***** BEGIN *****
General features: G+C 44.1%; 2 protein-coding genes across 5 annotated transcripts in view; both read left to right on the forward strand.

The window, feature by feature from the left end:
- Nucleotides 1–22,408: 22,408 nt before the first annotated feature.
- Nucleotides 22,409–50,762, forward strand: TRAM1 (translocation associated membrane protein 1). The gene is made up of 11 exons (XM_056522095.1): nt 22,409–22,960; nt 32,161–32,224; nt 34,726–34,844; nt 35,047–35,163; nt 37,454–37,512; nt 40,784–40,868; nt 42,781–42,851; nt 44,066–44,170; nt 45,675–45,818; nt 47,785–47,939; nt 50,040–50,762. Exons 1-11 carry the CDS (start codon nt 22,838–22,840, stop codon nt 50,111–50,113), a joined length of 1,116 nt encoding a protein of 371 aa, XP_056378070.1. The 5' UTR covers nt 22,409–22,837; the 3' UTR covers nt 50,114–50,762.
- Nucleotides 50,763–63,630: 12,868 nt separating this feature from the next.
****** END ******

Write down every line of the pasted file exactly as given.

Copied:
General features: G+C 44.1%; 2 protein-coding genes across 5 annotated transcripts in view; both read left to right on the forward strand.

The window, feature by feature from the left end:
- Nucleotides 1–22,408: 22,408 nt before the first annotated feature.
- Nucleotides 22,409–50,762, forward strand: TRAM1 (translocation associated membrane protein 1). The gene is made up of 11 exons (XM_056522095.1): nt 22,409–22,960; nt 32,161–32,224; nt 34,726–34,844; nt 35,047–35,163; nt 37,454–37,512; nt 40,784–40,868; nt 42,781–42,851; nt 44,066–44,170; nt 45,675–45,818; nt 47,785–47,939; nt 50,040–50,762. Exons 1-11 carry the CDS (start codon nt 22,838–22,840, stop codon nt 50,111–50,113), a joined length of 1,116 nt encoding a protein of 371 aa, XP_056378070.1. The 5' UTR covers nt 22,409–22,837; the 3' UTR covers nt 50,114–50,762.
- Nucleotides 50,763–63,630: 12,868 nt separating this feature from the next.